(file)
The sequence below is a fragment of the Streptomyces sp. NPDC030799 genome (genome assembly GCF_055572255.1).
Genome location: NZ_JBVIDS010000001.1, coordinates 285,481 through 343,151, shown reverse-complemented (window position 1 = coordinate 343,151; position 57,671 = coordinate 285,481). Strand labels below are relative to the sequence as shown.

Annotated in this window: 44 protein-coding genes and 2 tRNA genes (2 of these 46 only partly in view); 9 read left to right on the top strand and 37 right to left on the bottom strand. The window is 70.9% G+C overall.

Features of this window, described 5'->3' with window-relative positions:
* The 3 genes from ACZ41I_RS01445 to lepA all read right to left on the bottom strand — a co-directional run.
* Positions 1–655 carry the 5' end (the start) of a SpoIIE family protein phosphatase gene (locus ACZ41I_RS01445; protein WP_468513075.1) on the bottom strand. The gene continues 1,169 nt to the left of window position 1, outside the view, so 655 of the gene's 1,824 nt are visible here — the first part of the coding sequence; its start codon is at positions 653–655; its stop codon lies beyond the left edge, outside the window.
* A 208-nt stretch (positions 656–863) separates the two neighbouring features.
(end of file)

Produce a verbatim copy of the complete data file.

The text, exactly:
The sequence below is a fragment of the Streptomyces sp. NPDC030799 genome (genome assembly GCF_055572255.1).
Genome location: NZ_JBVIDS010000001.1, coordinates 285,481 through 343,151, shown reverse-complemented (window position 1 = coordinate 343,151; position 57,671 = coordinate 285,481). Strand labels below are relative to the sequence as shown.

Annotated in this window: 44 protein-coding genes and 2 tRNA genes (2 of these 46 only partly in view); 9 read left to right on the top strand and 37 right to left on the bottom strand. The window is 70.9% G+C overall.

Features of this window, described 5'->3' with window-relative positions:
* The 3 genes from ACZ41I_RS01445 to lepA all read right to left on the bottom strand — a co-directional run.
* Positions 1–655 carry the 5' end (the start) of a SpoIIE family protein phosphatase gene (locus ACZ41I_RS01445; protein WP_468513075.1) on the bottom strand. The gene continues 1,169 nt to the left of window position 1, outside the view, so 655 of the gene's 1,824 nt are visible here — the first part of the coding sequence; its start codon is at positions 653–655; its stop codon lies beyond the left edge, outside the window.
* A 208-nt stretch (positions 656–863) separates the two neighbouring features.